Favorite type of climbing (bouldering, sports climbing, trad, etc.):
I am an All-arounder. I regularly participate in all of the above mentioned as well as winter climbing and its' disciplines: ice, mixed, and alpine. For me, each type provides different types of problem solving, satisfaction and joy. The fact that I have always enjoyed winter plays well into being able to climb outside year round.
When and how did you get into climbing and what kept you interested / fascinated in the sport?
I began rock climbing in the fall of 1988 while living in Boulder, for college. I learned to climb in Eldorado and Boulder Canyon by following traditional routes and then leading them, grade by grade.
I would have to say the mental aspect of climbing is what sets it apart from all other sports or physical activities I have done. This is what has kept my interest, my fascination and my love for climbing intact for this long. There is so much potential for thoughtfulness and focus while climbing. Being able to have these moments while also being in such a physical state creates a unique combination for me. Movement, imagination, climbing feeds my Soul.
Who was your childhood hero and do you consider yourself a role model now? Does it influence you at all that other people look up to you?
I am not sure about the childhood hero. Probably my Grandfather. He was always kind to people, no matter who it was. He took care of his family.
I do consider myself a role model. Both of my children grew up playing soccer, lacrosse, and climbing. I coached them in all three of these sports and I still coach the older, competitive kids in our area. I feel strongly that these kids did not meet me just so that I can coach them. Succeeding in life will help one to become a better climber more than being a good climber will help one to succeed in life. Climbing is a bit selfish, and certainly, life success is more important. These kids need to know this earlier than later.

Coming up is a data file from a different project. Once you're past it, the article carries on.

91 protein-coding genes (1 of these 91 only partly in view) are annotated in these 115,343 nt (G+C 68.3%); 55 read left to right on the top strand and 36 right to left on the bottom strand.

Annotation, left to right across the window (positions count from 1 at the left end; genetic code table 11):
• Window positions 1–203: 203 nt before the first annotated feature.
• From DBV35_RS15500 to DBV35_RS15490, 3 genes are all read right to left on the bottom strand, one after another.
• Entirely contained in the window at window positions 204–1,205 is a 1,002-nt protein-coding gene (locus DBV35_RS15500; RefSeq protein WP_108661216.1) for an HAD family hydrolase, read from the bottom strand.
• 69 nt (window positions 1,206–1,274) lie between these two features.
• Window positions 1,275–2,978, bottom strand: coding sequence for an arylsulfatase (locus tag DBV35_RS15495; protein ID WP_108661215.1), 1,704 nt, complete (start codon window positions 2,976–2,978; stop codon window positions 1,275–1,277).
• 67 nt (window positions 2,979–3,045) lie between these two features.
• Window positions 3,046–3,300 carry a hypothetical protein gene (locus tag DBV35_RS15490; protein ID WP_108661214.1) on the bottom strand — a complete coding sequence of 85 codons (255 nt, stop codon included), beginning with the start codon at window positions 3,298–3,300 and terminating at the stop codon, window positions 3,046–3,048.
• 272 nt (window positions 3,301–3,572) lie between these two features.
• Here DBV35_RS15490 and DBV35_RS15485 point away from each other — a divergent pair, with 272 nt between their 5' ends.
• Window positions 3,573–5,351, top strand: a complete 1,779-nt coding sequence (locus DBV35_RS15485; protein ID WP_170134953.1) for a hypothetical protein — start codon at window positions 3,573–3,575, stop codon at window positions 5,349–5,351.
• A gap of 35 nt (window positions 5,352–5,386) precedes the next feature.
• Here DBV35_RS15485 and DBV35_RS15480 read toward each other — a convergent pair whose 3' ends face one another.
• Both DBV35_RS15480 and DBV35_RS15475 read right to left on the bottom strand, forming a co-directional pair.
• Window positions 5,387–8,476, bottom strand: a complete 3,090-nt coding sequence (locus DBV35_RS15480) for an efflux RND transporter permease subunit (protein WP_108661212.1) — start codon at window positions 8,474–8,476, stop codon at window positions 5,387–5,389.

I recently turned 50 and am stronger and climbing as hard as I ever have. I suppose it is good for aging people to see this. It is not necessary to keep getting stronger, but I do think it is important, very important, to keep moving and to continue to overcome challenges as we age.
What were the most important milestones in your life so far, both in climbing and in everyday life? Did you immediately recognize them as such or only later on?
In life... My most important milestones were the birth of my children. Schuyler (Sky), my son, is 25. Marlee, my daughter, is almost 22. I immediately recognized the importance of these two, and I put effort in every day to make sure that they know they are loved.
In climbing... Realizing that with good footwork, one can get climbing shoes to stick almost anywhere, well placed gear in good rock or good ice, will hold falls, and that belayers should be more than just ballast are a few important milestones. These were recognized quite quickly.
What were your greatest failures / setbacks / injuries? How did you cope with them and how did you come back from them?
Failures and setbacks.. I have had plenty in life and in climbing. Learning to find proper motivation to try again and then again and again if need be, has been paramount for me to keep pushing for so long. I feel strongly that if I am to succeed with my climbing, I must succeed in my life. They are connected.
In April of 2004, my left mid-foot was crushed in a mixed climbing accident in East Vail. 7 bones in my mid foot were broken or crushed. For almost 5 months, I was in an external fixator and was not allowed to place my foot on the ground. Once the bones healed, I still needed crutches for 2 months, then a cane for a month, then a limp. 18 months later, I was cleared for all activities. Even then, it took me a couple of years to drop the irrational fears that accompanied such a horrible accident. My love for climbing is what got me through this period. Slowly, as my body healed, so did my Spirit for climbing.
What is your favorite climbing related story / experience?
Too many to say. Probably why climbing means so much to me... Each day of climbing has the potential to be such a good day, a day that I will remember, a day where I become more content.